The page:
This was a tough pill to swallow when talking about it. My anger was in realizing that in the heat of their moments I was never a thought to silence their fights. I didn’t matter enough to quiet them even a little to check on me being a room away. 

Only because I’m a parent myself do I realize how important that is. How our children hear everything and the reality of my own mistakes in this area. But I learned from my own life that when we are open, humble, and touch base with our children after the tidal waves rolled in, they might not take those moments and put them into little dark corners of their brain to grow and fester like I had back then. 

You see, while I was in my bedroom ingesting all that was spewed or being destroyed, I was trying to drown it out with a movie score. 

The reality on the other side was my parents were trying to just grow up. Yep. They had zero good coping skills. Kind of like this. (I once worked in a preschool) 

If a 2 year old child takes a toy from another 2 year old child it almost always ends up in a bite, a swat, or screaming and crying. 2 year olds communication skills are limited and the only way they can voice their frustrations are through tantrums and acting out physically. Many of us it can take many years developing coping skills if we were not taught properly or have experienced trauma where the coping skills development is has been damaged.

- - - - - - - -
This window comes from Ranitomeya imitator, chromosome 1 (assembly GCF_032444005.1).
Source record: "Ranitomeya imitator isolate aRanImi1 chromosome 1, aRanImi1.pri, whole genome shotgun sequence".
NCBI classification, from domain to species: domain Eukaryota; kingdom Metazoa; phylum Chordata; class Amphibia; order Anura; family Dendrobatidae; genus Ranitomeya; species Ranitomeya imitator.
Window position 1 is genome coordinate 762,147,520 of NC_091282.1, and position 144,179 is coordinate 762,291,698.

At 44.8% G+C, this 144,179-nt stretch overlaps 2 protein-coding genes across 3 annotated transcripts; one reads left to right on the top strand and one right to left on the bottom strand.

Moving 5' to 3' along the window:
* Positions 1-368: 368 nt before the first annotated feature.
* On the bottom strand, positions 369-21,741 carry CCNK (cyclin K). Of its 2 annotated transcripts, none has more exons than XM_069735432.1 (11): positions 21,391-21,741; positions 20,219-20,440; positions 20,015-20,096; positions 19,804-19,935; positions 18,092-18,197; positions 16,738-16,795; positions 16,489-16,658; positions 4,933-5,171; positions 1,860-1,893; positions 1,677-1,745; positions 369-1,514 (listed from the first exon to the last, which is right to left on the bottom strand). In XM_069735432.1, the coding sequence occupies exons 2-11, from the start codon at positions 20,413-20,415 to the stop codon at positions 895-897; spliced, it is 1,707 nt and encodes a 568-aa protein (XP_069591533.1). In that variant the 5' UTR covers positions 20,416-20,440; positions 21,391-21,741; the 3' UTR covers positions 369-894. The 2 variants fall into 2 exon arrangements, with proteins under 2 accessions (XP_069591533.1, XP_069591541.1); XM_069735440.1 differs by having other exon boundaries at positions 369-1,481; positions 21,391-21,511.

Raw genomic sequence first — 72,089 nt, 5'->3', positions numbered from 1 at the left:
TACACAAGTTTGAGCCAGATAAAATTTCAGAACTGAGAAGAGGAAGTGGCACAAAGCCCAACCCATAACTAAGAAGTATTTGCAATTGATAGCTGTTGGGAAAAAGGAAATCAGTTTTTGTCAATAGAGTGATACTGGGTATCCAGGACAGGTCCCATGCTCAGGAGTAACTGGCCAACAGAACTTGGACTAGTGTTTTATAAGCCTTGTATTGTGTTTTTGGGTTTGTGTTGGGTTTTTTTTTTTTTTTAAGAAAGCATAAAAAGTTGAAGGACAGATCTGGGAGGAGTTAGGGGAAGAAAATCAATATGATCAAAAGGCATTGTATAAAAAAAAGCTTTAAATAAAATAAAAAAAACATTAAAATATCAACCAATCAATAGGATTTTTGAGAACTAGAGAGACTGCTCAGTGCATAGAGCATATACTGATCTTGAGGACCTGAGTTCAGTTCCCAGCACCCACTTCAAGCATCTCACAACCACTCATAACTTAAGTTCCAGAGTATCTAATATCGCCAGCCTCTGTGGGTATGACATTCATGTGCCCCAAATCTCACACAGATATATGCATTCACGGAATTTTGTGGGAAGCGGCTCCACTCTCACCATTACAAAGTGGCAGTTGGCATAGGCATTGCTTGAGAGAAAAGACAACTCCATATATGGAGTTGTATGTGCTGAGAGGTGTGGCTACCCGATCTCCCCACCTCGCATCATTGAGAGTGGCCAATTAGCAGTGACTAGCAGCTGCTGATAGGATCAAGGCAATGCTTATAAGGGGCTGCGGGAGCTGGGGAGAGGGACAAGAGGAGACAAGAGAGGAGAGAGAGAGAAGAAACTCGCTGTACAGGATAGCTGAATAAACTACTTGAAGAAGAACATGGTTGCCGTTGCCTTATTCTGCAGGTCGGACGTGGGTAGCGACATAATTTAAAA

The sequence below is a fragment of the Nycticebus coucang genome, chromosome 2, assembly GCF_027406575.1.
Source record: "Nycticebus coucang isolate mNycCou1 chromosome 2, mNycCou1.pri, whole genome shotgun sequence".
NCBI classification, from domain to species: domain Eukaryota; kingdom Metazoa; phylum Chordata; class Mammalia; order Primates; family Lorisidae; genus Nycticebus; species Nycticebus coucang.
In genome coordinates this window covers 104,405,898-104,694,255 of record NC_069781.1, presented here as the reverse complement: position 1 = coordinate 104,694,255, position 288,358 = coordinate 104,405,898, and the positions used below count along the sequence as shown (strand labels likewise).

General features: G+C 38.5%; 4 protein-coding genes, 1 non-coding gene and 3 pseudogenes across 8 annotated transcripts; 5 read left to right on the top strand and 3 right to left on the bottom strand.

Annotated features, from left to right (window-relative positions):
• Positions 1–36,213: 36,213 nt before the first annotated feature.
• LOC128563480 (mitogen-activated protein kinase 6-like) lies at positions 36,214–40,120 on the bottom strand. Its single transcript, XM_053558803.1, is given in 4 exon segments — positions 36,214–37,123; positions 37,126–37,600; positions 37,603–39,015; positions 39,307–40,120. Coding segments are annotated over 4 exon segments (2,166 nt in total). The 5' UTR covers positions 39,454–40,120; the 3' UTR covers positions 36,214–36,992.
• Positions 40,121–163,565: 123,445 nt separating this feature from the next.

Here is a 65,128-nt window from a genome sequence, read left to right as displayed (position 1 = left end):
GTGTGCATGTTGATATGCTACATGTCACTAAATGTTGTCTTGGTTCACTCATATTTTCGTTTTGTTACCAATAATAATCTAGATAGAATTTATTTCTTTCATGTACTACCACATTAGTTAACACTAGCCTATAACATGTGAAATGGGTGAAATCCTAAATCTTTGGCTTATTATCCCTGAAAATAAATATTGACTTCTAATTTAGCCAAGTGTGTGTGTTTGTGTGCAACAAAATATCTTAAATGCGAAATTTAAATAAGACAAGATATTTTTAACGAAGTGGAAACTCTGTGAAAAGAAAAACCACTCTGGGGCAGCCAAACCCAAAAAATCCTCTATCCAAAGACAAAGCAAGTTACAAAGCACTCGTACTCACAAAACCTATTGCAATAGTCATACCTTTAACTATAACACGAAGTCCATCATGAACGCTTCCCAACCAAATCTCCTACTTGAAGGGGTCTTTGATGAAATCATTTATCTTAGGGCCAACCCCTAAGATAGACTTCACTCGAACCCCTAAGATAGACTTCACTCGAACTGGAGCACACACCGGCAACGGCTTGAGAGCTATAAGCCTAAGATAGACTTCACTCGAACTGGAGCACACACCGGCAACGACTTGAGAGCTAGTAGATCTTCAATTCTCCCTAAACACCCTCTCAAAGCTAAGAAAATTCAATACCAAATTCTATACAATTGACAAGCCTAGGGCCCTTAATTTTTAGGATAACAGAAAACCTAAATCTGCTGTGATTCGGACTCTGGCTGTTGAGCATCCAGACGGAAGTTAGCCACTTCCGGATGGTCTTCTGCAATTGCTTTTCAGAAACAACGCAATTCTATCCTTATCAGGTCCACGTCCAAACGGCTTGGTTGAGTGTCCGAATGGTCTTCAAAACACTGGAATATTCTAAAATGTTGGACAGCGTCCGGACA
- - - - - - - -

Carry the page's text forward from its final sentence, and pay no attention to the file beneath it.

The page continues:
I believe my parents both never quite handled things well because they only did what they knew. They didn’t know to check on me because they never were checked on. Period. They didn’t know not to fight in front of me, or scream all night long because they grew up in homes that never showed them differently. That’s the reality. 

It wasn’t that they didn’t love me. They just did what they knew. 

But its only now, I can see this. I can move on from this, forgive, and still love them very much. 

Because I walked through it. I faced it. I felt it. I processed it. I talked about it. I cried about it. I asked my mom about it, I took myself out of it to see their side of it, and today can let it go. 

It’s a huge step forward in my journey to be able to look back at these little memories that were once so harmful and angering to me and no longer allow them to consume my feelings. 

I now understand the situation for what it was. The fact was my parents were young. My parents were overwhelmed. They fought. 

A lot. 

So much so that they missed a lot of me in the storm. So I learned to find a way to become seen. In my head. Watching Grease … Being Sandy. 

As I grew up, I spent alot of my life making bad choices in how I reacted or responded to others until I hit my own bottom. I longed to know more beyond my own pain. 

Today I don’t need to go to places like that. I know how to handle things. Not perfectly but better. But the best thing about today is I know that the only way is through,  and instead of being Sandy I can be me. 
Are you struggling? Do you know someone who is? It’s important to talk about it. Write about it, draw it, paint it, whatever. You are only as sick as your secrets. Your journey can begin today. It’s up to you. 

Here’s to living in the light. 

#nevergiveup 

Chantel Ferraro